Red-rock mountains and the saguaro cactus inspired the Health Sciences Education Building's rippling copper facade.Downtown Phoenix, observed CO Architects’ Arnold Swanborn, looks a lot like downtown Minneapolis. That feels wrong, given the two cities’ contrasting environments. So when it came to designing the Health Sciences Education Building (HSEB) at Phoenix Biomedical Campus (which won honorable mention for facades in AN’s Best of Design Awards), CO Architects went back to nature—to the Sonoran Desert in particular. “We’re building in a desert. We really, in the outset, wanted to understand what it’s like to build in a desert environment, to really go back and investigate the people who first moved there, or even some of the [American] Indians who lived [there],” said Swanborn. “The skin is really a response to some of the lessons we learned from going out to the desert, being out there and seeing how plants and animals adapted to that environment.” HSEB’s undulating envelope, comprising 5,972 copper panels and more than 10,000 copper parts, echoes two of the defining features of the Arizona desert. First is the omnipresent saguaro cactus, which evolved a folded skin as a self-shading structure. Second is the layered soil of the nearby mountains. “[T]he [building’s] skin folds in a way that’s similar to the saguaro cactus,” explained Swanborn. “How we emulate the mountains beyond is by creating a shadow pattern by folding and articulating the metal panels.” Copper was a natural choice for the exterior cladding. HSEB went up during the recession, said Swanborn, “when everyone was very sensitive to making sure everything was local.” Copper is one of Arizona’s “five C’s”: copper, cattle, cotton, citrus, and climate. In addition, copper is highly conductive, meaning it responds quickly to the region’s aggressive swings in temperature. “Because it’s a rain screen technology we innovated into a sunscreen, there’s a space between the copper skin and building envelope,” said Swanborn. “There’s a 2 ½- or 3-inch air cavity that essentially acts as a chimney. The air gets superheated, and it essentially creates a vertical convection effect, which wicks heat away from the building.” On a 100-degree day, the copper skin keeps the interior a (relatively) cool 70. Finally, copper ages well. “Over time it patinas beautifully,” said Swanborn. “It’s easy to take care of; it kind of takes care of itself.” Phoenix’s climate informed every aspect of the exterior design, starting with the massing. CO Architects worked with Transsolar to determine a shape that would maximize shading. The building is arranged around a narrow courtyard running from east to west, which the architects modeled on the Sonoran desert’s slot canyons. The courtyard is topped with a polytetrafluroethylene (PTFE) shading structure, which “allows daylight to filter through—sort of like a big lightbulb,” said Swanborn. “It filters, diffuses, and bounces off the interior’s light-colored walls.” The courtyard walls are faced in Trendstone ground face masonry units by Trenwyth, a light block rain screen used as a veneer. The courtyard helps bring light to HSEB’s east and west faces, which CO Architects left windowless in order to reduce thermal gain. On the south side of the building, they installed cantilevered copper sunshades over the windows. Vertical copper fins on the north elevation shade occupants from the rising and setting sun. Like the building’s copper cladding, the sunshades and fins were fabricated by Kovach. To open the ground floor on the west end of the building to the adjacent campus green, CO Architects took a cue from early desert dwellers. “When the [American Indians] first settled, they built underneath these carved rock formations, which again becomes self-shading,” Swanborn. The ground floor is glazed, but set back under the building to reduce direct exposure to the sun. Swanborn relished the challenge the joint University of Arizona/Northern Arizona University project provided. “To me the story’s really about the idea of creating a new urban vernacular for the desert,” he said. “The more restricted things become, [the more] architects have to become inventive. The skin of the building is really a pointer to that: it’s inventive, it’s innovative. I think it’s very fitting for that area.”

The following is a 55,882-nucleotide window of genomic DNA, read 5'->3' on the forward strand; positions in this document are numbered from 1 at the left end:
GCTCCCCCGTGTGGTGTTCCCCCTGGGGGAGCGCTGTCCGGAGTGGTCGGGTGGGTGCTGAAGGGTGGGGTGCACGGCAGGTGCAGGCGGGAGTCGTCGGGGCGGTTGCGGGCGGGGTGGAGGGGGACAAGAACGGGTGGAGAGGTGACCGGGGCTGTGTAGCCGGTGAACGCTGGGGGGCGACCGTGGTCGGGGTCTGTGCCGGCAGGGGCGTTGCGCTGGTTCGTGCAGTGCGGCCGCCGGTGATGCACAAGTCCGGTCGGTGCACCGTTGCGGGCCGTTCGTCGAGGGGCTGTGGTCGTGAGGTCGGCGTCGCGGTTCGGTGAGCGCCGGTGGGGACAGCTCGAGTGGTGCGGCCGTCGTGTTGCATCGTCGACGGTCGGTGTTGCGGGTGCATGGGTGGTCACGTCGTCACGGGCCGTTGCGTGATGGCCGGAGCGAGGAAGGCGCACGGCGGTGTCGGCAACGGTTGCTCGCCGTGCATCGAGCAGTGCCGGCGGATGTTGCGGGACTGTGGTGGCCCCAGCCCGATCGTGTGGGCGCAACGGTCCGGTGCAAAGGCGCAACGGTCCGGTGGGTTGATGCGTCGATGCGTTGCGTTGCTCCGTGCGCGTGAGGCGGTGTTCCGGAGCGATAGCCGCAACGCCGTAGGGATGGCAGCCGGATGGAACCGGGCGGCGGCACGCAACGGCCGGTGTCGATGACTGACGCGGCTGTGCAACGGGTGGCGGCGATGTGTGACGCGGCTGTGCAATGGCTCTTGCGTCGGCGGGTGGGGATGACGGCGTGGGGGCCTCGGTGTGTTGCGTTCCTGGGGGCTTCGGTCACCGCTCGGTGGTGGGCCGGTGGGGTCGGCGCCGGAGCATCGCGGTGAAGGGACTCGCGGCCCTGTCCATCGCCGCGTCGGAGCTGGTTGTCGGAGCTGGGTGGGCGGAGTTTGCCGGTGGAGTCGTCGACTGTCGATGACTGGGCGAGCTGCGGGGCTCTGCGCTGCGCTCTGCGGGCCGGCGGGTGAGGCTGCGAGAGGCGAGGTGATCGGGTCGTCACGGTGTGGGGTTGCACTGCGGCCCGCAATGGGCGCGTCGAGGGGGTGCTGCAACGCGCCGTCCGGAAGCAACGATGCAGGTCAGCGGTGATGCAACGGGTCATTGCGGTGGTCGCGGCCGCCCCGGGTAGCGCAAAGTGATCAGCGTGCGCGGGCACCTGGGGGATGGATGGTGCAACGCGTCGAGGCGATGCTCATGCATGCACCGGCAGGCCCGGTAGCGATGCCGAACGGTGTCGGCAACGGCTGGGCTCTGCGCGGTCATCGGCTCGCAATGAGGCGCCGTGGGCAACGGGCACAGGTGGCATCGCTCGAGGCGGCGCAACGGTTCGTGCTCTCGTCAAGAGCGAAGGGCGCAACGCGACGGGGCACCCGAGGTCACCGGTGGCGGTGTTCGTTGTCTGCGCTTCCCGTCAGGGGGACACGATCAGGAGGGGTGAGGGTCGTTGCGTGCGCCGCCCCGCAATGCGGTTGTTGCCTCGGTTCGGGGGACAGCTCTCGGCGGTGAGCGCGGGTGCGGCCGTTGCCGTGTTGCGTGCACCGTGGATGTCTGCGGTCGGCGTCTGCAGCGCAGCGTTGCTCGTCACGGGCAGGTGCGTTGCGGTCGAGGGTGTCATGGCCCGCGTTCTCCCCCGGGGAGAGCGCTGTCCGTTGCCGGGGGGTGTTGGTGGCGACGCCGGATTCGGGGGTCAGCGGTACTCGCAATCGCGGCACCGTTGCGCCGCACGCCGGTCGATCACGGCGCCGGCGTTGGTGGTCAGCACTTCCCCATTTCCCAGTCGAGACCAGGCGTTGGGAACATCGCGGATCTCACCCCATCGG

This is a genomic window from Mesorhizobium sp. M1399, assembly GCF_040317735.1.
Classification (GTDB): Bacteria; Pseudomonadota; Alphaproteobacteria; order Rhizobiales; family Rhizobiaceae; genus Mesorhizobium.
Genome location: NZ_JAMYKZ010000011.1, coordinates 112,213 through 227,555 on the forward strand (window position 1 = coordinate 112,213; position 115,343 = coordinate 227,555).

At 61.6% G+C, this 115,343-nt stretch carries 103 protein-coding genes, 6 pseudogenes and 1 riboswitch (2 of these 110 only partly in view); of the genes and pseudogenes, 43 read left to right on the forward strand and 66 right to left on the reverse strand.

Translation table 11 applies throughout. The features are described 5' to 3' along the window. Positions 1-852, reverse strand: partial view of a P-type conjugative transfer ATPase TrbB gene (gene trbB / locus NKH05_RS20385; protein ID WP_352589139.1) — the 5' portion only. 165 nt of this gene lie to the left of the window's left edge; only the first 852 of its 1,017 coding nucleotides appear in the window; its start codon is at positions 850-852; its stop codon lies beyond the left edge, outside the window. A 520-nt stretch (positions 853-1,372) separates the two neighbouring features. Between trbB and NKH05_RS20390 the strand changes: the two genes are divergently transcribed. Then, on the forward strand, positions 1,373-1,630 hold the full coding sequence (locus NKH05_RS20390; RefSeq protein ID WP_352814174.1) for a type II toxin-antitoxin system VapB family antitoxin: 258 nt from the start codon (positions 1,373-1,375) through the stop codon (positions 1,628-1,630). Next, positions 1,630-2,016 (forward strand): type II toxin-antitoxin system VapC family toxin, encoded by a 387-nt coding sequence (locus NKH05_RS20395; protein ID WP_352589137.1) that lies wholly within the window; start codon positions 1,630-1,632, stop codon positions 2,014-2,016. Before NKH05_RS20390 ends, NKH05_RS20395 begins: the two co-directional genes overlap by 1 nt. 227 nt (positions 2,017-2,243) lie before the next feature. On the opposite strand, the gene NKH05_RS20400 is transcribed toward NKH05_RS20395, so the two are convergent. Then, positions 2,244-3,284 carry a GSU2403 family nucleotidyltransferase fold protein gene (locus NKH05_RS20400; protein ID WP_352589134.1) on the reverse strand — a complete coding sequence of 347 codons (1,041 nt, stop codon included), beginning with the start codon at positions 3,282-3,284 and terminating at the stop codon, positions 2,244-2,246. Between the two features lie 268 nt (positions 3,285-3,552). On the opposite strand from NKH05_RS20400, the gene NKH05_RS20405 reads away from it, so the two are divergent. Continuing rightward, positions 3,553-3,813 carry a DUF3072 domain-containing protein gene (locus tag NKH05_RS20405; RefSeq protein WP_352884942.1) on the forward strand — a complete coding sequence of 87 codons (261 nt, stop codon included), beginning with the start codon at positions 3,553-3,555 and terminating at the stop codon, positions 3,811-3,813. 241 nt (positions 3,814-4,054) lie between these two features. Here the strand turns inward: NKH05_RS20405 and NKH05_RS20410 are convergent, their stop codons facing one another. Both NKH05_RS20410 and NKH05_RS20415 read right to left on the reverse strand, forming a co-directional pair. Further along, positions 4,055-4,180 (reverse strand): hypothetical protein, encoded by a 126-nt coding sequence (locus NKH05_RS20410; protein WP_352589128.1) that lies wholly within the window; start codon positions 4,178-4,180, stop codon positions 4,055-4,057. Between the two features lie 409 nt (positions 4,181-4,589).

Chicago’s plan to revitalize troubled South Side neighborhoods with green infrastructure, urban farming and transit-friendly development is moving ahead. The city’s Plan Commission heard a presentation last week on the Green Healthy Neighborhoods program, which in 2011 announced its attention to lure investment to the Englewood, Woodlawn and Washington Park neighborhoods (read AN’s coverage here). While the urban agriculture component initially grabbed headlines—renderings show an old rail line repurposed as the “New Era Trail,” which would link urban farms and community gardens with a park-like promenade—the wide-ranging proposals also include developing retail clusters around transit nodes and street improvements for bikers and pedestrians. Funding is still up in the air, but the project will seek financing through the department of Housing and Urban Development’s Sustainable Communities Initiative. You can see the full plan here.